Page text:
A Letter to the Post-Trail Thru-Hiker
We were heroes. We were the people that your local newspaper writes articles about and people make documentaries and write books about. We stood on the top of mountains liked we own them because for those six months we did. We owned the earth beneath our feet. Those narrow dirt, rock, and root trails were our hallways. The forest was our home. The dirt on our skin was our battle armor.
Then you came home, a trail legend. A hero in your mind only to find that nobody really cares, not really. They kept living their lives while you hit the pause button to live an amazing adventure. Now you just try to become you again. A non-hero, non-legend, non-owner of mountains. You’ve come home a changed person at least a little; deep in your core you’ve changed. Even if just a smidge. But nobody else has. They all continued to spin around on the earth that you left for six months. You put yourself inside four walls for living and work, inside four walls over wheels to get to your destination.
Soon, you’re quickly reminded of why it is that you wanted to hike in the first place. Why it is that you wanted to escape the unrelenting infrastructure of our society. Because the world, and so many people in it, are not kind. The world we live in is unforgiving, unrelenting, almost like the trail was, but this is different. You’re just supposed to pick up where you left off and be you again. You’re trying, but can’t because you’re a thru-hiker now. You’re different. Thru-hiking is in your bones, coursing through your veins, behind your eyes and in your heart now. It’s part of you. It is you.
At first you try to bring a little bit of that trail wisdom and kindness and vulnerability to the world but it’s lost on everybody because they didn’t go through what you went through. They didn’t live the life of nomadic backpacker that you did. They didn’t cry on a mountaintop as they looked out from Katahdin. They didn’t cry after three days of freezing rain and falling down a dozen times. They didn’t laugh in the sunshine with friends that became your family. They didn’t battle blisters, knee pain, excruciating heat, and everything else the trail throws at you. They didn’t look back and laugh at the type two fun, which is only funny after the fact. They didn’t do those things. You did those things, you and those two legs and that one heart. You tackled those thousands of miles on your own with nothing but your sheer will.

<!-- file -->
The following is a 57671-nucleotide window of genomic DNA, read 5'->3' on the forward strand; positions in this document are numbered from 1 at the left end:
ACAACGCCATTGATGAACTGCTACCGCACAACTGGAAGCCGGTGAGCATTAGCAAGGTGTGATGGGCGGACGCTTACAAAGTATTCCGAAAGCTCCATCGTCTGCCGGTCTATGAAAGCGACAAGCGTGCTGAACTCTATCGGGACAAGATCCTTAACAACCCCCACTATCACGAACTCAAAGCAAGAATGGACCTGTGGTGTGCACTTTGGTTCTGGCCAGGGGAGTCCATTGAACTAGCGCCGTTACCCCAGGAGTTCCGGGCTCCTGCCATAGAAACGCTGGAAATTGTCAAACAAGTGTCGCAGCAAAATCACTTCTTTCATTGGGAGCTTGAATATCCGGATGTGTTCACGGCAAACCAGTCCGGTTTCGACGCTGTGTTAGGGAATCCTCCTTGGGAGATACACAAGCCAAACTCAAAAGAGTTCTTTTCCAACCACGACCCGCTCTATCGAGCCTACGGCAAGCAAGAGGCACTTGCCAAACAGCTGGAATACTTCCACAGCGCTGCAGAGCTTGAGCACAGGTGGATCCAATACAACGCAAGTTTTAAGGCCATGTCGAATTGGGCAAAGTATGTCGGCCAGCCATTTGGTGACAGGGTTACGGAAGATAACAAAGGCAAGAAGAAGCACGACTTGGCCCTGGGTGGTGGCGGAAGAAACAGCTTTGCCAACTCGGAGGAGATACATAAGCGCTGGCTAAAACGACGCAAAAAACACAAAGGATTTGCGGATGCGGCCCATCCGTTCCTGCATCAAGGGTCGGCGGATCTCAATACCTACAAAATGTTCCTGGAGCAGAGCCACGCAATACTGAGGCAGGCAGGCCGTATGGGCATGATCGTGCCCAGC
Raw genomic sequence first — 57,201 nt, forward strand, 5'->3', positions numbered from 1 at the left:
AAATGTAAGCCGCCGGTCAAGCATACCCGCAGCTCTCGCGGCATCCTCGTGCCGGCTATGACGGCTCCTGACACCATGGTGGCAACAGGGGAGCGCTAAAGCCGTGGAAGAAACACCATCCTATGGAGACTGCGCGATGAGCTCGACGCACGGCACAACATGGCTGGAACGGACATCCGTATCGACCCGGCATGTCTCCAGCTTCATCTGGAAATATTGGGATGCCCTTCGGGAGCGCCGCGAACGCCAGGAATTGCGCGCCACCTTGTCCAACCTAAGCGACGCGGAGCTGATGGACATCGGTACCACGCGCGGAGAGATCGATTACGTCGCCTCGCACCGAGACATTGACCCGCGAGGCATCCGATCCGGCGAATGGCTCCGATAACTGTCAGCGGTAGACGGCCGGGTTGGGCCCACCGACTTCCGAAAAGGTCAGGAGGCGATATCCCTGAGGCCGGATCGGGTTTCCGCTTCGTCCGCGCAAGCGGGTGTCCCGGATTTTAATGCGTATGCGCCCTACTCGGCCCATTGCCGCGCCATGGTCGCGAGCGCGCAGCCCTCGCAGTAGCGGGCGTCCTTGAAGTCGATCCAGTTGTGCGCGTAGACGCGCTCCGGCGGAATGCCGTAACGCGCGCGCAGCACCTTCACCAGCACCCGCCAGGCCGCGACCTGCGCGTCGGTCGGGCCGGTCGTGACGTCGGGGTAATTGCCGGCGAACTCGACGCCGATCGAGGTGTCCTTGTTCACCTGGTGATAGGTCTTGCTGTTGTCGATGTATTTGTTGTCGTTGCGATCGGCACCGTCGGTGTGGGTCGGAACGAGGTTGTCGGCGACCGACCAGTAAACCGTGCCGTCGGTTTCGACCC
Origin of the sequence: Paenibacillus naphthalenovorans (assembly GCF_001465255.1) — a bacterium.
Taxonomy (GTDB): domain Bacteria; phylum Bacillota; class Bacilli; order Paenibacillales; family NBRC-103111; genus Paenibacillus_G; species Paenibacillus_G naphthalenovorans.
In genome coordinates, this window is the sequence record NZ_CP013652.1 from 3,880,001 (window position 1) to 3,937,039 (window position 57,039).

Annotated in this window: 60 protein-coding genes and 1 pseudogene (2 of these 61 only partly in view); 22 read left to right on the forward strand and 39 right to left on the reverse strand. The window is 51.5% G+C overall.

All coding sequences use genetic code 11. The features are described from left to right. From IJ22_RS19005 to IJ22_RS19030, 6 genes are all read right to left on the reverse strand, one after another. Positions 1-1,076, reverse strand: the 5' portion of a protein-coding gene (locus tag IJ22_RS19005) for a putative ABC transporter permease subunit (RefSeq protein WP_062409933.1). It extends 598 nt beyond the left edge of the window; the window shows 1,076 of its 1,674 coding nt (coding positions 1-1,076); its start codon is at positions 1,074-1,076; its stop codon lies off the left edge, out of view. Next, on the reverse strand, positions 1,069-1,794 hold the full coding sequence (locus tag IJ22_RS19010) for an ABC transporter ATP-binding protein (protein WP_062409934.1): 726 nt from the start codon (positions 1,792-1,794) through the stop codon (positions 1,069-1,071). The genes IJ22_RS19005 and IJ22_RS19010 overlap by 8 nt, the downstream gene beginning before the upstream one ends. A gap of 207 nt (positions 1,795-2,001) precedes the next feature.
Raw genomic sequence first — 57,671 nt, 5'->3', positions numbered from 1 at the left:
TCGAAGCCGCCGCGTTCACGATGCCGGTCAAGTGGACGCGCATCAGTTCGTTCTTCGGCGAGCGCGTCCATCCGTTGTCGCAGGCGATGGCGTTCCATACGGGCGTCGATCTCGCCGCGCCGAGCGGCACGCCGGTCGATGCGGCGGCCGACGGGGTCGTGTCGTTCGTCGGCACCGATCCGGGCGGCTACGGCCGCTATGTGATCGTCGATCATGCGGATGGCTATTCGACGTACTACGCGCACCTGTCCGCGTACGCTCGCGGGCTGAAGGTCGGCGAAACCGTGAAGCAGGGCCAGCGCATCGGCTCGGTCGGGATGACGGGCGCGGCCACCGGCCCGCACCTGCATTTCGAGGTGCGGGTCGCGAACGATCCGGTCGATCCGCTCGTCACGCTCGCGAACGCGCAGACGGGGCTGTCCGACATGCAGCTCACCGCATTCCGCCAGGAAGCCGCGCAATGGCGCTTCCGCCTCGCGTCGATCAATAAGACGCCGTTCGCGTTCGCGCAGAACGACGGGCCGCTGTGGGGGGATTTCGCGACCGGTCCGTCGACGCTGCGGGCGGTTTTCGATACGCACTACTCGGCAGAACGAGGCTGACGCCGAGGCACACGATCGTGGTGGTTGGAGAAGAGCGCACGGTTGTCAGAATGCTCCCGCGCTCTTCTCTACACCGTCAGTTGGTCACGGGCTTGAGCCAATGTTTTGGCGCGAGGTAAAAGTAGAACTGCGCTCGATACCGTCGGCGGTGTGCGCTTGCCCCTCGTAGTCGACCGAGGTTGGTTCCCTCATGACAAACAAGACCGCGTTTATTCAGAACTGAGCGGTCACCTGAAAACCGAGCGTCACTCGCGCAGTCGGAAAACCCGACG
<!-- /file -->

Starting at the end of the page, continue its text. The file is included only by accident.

I know you’re home and you’re trying to reintegrate and it’s hard because you really just don’t fit into the puzzle anymore. It’s called post-trail blues, but it’s more of a black because there really doesn’t seem to be any color here at all. But you’re tough. You’re a thru-hiker. You’ll get through it just like you did those thousands of miles through wind and rain, and darkness and pain. On your own two feet with your one heart. And nothing but sheer will.
Your Fellow Thru-Hiker
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